Oded Wagenstein specializes in documentary photography and focuses on themes such as cultures, aging, memory, and longing. He’s been published on many impressive platforms such as BBC, National Geographic, and National Geographic Traveler. He’s also an accomplished photographer with 3 published books.

For the past decade, Oded has focused on themes that are truly meaningful to him. Today he shares his story, words of encouragement, and incredible lessons for aspiring photographers.

Interview With Accomplished Photographer Oded Wagenstein

How did you get from being an aspiring photographer to actually doing it full time, for a living?

The transition was not simple. With all due respect to my dreams, I felt that it could be irresponsible to live from my photography. For nearly five years during my twenties, I had a terrible dilemma about my future. I had regular office work in the field of human resources and it seemed that my professional future was paved. But I felt frustrated and realized that there was no job (except for a gravedigger) that could offer stability and security for good. We live in an age of uncertainty, so it’s better to do what makes your heart sing.


How important is formal training for a photographer and how do you educate yourself to take better pictures?

That’s a wonderful question! Unfortunately, I never studied photography in an orderly manner. Probably out of fear of labeling myself as an ‘artist’ . But today I try to compensate myself for this with self-education. I strive to expose myself to inspiration as much as possible: I study the work of the artists I admire,  I attend many lectures and I am simply addicted to photography albums. Today I understand the importance of inspiration to my work and this is my advice for any artist – invest more time and money on learning and less on gear.


What are some of the themes you explore in your works that are personally very close to you?

I think you can find a direct line between the issues that bother me in my daily life and the projects I choose to work on. At the early stage of my career, I dealt with issues of roots. Focusing my work on nomadic communities, asking questions about place and identity. In the last four years, you can say that I try to explore topics such as Longing, Memory, and Aging. As I said, those are the things that bother me.


Who were your biggest influences, where do you seek inspiration and what are the 3 things inspiring your work right now?

As I mentioned, inspiration is a big part of the process and I spend a lot of time finding sources of inspiration. So I can quite easily pull out a list of dozens of photographers, painters, and writers who have influenced me in recent years. This list changes over time. This is, by the way, to know that you have progressed in your visual point of view – if you find yourself excited about different things. Just to name a few: Josef Koudelka and Alec Soth (Photographers) Edward Hopper (Painter) Alfred Hitchcock (Movie maker) and  Shmuel Yosef Agnon (writer).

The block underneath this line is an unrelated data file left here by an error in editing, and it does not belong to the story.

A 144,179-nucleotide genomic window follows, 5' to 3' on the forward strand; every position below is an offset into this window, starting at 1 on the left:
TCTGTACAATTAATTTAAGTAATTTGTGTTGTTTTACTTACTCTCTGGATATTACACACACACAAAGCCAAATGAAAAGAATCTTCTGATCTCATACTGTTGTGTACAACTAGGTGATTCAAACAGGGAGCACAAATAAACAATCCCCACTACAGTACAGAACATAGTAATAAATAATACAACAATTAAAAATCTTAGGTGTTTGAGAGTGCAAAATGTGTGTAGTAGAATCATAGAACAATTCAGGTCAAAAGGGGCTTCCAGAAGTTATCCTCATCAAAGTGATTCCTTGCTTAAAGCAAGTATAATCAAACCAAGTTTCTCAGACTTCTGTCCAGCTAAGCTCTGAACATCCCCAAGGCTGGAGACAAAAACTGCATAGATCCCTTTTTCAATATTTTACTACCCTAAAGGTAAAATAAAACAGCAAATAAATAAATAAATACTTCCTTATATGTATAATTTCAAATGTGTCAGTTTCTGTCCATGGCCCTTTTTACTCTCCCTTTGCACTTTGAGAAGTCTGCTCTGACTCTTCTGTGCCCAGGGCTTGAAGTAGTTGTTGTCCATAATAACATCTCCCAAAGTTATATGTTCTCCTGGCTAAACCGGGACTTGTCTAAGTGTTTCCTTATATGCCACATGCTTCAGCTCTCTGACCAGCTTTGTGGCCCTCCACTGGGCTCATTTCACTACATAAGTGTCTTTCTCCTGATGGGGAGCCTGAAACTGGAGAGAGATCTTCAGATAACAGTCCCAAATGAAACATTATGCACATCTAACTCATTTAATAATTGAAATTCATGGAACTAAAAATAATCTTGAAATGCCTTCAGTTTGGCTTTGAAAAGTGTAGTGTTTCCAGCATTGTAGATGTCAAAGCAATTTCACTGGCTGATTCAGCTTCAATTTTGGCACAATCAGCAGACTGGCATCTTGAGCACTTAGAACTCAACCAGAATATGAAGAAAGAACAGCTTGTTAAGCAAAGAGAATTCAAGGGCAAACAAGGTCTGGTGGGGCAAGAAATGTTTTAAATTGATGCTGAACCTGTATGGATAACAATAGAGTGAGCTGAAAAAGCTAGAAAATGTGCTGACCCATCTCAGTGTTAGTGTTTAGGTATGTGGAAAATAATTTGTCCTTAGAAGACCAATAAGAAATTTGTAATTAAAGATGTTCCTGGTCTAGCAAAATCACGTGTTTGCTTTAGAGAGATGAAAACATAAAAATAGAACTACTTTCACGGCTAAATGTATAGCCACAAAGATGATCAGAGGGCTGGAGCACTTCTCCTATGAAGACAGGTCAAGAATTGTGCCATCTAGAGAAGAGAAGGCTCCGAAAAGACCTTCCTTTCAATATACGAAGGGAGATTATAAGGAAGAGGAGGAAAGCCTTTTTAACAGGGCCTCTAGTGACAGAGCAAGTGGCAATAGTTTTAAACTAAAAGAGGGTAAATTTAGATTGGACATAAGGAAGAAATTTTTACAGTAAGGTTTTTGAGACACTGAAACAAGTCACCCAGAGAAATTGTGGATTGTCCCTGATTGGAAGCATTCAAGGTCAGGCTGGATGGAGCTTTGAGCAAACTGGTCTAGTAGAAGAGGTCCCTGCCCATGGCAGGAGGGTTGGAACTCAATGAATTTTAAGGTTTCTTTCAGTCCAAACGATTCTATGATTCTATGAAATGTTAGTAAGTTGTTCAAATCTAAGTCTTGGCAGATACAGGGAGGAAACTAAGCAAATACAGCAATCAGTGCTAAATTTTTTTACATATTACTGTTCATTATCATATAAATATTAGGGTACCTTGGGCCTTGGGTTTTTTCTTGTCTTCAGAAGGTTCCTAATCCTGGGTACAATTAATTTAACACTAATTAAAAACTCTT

What motivates you to continue taking pictures economically, intellectually, and emotionally?

For me, photography is a way of communicating. A way to convey thoughts, emotions, and especially fears, over the course of time. If you saw a picture I took five years ago and you felt a similar feeling to what I felt when I took this picture, we have formed a connection. And if 5,000 people felt these emotions, now I have 5,000 connections.


Would you say photography is more liberating or restrictive than other artforms? Do you pursue other artforms?

I can not say that photography is restrictive. I can say that it is more concise than other arts. It doesn’t have the element of time, like in cinema, music or writing and it does not have the element of space, like in sculpturing. But that’s exactly why I’m in love with photography. Because all elements, the emotional and technical, to unite for a single two-dimensional moment. And if you succeed in evoking a story and emotion without using space and time, it is a wonderful achievement.


What do you consider your biggest success in your career so far?

To my delight and sorrow, I am always focused on the future, without giving myself too much time to enjoy my success or be sorry for my failures. I recently heard a quote I really liked by Winston Churchill – “Success is not final, failure is not fatal: it is the courage to continue that count.”


Do you have any advice for aspiring photographers?

Yes! Stop telling yourself excuses. You’re not too old, too poor, too busy. In today’s digital world, it does not matter if you live in the capital city or in a remote village, do not delay yourself because of the equipment you own. Just go, with the most basic light recording equipment and share your story, longing and fears.


You can learn more about Oded Wagenstein by visiting his personal website, Facebook page, Instagram or get inspired by his selection of published books.

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